A Traditional Muslim wedding
When the couple decides to get married, the groom-to-be asks his father / guardian (wali) to approach his prospective father in law. If they (the father-in-law and bride to be) agree to the man’s hand in marriage, they are now officially engaged. At the second meeting, a date and time is agreed upon for the wedding ceremony to take place. Muslim weddings are conducted as per Islamic traditions.
The Mahr or Dowrie
The couple would discuss the “Mahr”. The Mahr must be agreed upon by the marrying partners themselves and not by their parents. The Mahr is the Brides right, to which her husband remains indebted. Importantly, it is a free gift and not her price. The Mahr may be cash, kind or non-material (such as training or teaching ). It can be paid up front or can be in the form of a promise to pay upon demand; decided prior to the solemnization of marriage. However, it is much recommended to pay it before or at the time of Nikah itself. The “Mahr” / dowrie is only given to the bride on the wedding day. It is handed to her by the Imam or by her father.
The Nikah or Nuptials
Once the bride-to-be has accepted the offer of marriage, she then meets with the Imam of the mosque, whichever one she decides upon, and asks his permission to perform the Nikah and permission to use the mosque facilities.
The actual ceremony is called the “Nikah”. It is usually a simple ceremony and includes reciting a verse or verses from the Holy Quraan. The bride is presented by her father or appointed guardian or another male member of her family. The Imam, who is authorized to officiate the ceremony, will deliver a short sermon. According to Shariah (Islamic canonical law based on the teachings of the Quraan ), the wife-to-be says, ‘An Kah’tunafsakaa’ lalmah’rilma’loom’, “I have given away myself in Nikah to you, on the agreed Mahr.”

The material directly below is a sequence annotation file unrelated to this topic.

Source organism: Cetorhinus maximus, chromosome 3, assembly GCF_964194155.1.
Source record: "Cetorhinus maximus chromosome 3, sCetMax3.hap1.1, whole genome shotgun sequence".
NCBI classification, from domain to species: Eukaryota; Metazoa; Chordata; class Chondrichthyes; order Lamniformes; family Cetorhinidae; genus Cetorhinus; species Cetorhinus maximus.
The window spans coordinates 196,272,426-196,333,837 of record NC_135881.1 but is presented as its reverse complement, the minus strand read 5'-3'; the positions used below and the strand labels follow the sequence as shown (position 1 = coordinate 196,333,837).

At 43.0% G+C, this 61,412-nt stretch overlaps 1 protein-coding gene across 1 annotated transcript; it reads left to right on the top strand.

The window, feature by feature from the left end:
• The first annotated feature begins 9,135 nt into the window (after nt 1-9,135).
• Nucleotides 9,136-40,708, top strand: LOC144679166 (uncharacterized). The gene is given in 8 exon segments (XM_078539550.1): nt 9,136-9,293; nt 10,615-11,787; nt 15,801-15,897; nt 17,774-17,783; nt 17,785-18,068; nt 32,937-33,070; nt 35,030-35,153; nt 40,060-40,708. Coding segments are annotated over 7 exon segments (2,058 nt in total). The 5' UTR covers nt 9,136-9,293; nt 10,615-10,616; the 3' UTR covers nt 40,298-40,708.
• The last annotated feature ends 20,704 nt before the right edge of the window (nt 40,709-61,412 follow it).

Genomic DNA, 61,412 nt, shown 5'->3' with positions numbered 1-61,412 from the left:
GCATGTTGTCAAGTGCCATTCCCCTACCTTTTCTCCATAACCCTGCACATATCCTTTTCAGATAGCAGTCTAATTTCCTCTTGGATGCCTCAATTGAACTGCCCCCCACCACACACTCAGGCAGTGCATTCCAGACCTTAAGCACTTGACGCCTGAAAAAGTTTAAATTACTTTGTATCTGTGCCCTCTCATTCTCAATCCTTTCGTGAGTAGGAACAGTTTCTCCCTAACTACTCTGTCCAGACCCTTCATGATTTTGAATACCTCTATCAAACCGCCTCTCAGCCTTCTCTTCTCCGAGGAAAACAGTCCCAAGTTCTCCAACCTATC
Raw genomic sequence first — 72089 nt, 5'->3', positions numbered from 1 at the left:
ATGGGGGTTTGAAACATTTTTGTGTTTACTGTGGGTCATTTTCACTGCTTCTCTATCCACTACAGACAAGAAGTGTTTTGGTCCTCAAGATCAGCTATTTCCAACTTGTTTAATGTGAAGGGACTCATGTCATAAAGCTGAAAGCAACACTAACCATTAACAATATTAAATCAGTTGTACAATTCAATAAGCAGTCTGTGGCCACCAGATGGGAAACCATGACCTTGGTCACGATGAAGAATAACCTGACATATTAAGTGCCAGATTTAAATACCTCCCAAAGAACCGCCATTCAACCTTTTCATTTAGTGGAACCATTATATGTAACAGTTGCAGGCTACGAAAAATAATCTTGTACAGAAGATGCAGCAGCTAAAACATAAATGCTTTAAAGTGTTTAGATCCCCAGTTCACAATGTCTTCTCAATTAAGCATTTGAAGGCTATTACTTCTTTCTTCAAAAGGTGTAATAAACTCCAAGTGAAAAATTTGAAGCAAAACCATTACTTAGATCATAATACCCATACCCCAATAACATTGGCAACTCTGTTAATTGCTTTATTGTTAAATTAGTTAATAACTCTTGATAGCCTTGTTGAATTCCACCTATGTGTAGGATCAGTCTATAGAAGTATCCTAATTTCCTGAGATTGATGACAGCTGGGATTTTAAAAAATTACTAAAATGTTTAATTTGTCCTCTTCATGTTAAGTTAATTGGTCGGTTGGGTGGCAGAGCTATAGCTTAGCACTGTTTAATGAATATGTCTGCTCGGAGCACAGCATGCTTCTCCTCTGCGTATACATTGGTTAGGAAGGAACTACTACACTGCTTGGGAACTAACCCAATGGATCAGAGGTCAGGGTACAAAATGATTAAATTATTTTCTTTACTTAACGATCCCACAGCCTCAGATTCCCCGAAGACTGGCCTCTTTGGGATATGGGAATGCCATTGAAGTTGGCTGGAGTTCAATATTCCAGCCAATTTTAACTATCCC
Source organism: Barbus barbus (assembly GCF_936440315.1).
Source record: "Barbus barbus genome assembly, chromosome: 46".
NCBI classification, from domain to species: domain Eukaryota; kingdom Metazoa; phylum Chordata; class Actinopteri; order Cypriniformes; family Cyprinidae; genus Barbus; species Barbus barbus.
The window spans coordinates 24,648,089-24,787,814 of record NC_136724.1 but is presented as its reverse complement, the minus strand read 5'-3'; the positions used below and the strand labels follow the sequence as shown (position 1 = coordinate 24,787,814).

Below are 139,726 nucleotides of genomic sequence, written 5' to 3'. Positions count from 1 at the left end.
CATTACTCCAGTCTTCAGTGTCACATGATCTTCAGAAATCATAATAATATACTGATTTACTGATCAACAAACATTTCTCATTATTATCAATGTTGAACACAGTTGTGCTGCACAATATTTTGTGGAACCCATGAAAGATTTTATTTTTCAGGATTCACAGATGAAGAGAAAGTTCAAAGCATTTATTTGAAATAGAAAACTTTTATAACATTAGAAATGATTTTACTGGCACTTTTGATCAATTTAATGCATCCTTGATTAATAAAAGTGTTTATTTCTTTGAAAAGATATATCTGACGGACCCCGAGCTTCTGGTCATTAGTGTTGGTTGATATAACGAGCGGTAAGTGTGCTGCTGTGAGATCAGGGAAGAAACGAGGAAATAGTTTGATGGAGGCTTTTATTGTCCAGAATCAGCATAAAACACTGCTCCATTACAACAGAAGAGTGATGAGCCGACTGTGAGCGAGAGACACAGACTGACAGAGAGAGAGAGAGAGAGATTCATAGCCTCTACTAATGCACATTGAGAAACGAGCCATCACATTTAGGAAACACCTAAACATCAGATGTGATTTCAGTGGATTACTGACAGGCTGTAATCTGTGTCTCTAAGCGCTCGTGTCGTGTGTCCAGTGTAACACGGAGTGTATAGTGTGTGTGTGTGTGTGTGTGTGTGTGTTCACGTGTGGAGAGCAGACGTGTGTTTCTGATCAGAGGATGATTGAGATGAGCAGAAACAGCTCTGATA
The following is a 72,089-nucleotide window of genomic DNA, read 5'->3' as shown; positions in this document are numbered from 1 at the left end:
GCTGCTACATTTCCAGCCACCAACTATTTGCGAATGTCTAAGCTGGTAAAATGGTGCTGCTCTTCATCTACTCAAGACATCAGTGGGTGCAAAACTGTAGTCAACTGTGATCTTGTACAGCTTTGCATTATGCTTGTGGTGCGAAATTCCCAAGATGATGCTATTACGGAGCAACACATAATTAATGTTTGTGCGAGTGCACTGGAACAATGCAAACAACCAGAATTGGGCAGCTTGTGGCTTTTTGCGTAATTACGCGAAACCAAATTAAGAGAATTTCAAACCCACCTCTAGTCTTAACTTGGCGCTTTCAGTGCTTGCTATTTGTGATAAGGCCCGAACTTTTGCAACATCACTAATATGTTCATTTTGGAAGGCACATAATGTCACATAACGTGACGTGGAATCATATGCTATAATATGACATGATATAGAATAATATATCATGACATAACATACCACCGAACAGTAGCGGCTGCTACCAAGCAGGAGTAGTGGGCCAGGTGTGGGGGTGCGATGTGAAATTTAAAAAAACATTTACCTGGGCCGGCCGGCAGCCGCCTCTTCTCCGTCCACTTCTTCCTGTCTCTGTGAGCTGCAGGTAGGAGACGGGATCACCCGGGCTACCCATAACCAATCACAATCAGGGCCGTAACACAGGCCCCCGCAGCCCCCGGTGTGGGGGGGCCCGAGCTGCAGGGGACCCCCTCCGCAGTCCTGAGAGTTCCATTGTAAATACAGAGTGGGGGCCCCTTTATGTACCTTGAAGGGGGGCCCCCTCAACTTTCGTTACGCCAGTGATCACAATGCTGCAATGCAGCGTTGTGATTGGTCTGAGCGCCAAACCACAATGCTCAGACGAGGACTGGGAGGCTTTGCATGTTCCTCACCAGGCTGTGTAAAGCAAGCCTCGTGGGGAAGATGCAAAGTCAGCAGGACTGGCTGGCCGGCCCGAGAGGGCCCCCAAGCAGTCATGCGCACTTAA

Immediately the groom replies, ‘QabiltunNikaha’, “I have accepted the Nikah.” If the marrying partners are not able to recite the formula in Arabic then the appointed Imam will officiate this. With these pronouncements, they become husband and wife. The ceremony ends off with a Duah which is a prayer of blessing.
Once the ceremony is complete the bridegroom now sees his bride for the first time as a bridal couple and the guests are there to congratulate the couple.
The Wedding Attire
On the wedding day the bride wears a “Medora” or head-dress so that her hair is covered, a beautiful wedding gown and has the best make up available. She sees her guests after the ceremony in her first wedding dress. Usually in Islamic weddings the bride has two wedding dresses, one for the ceremony and another for the reception. The wedding dresses are more westernised these days but it is compulsory for the bride’s body to be covered.
After the ceremony the bride changes into her second wedding dress and prepares for the groom’s reception which is usually a lunch for his relatives. Photos are then taken to record the couples special day and once done, the bridal group gets ready for the second reception which is a supper given by the bride’s family.
As the evening comes to a close, the bride is taken to her new home by her in laws or “khujadi’s”/ Hadjjis which are elderly ladies from the groom’s family which have completed their pilgrimage, known as Haj. This however is a tradition and is not compulsory.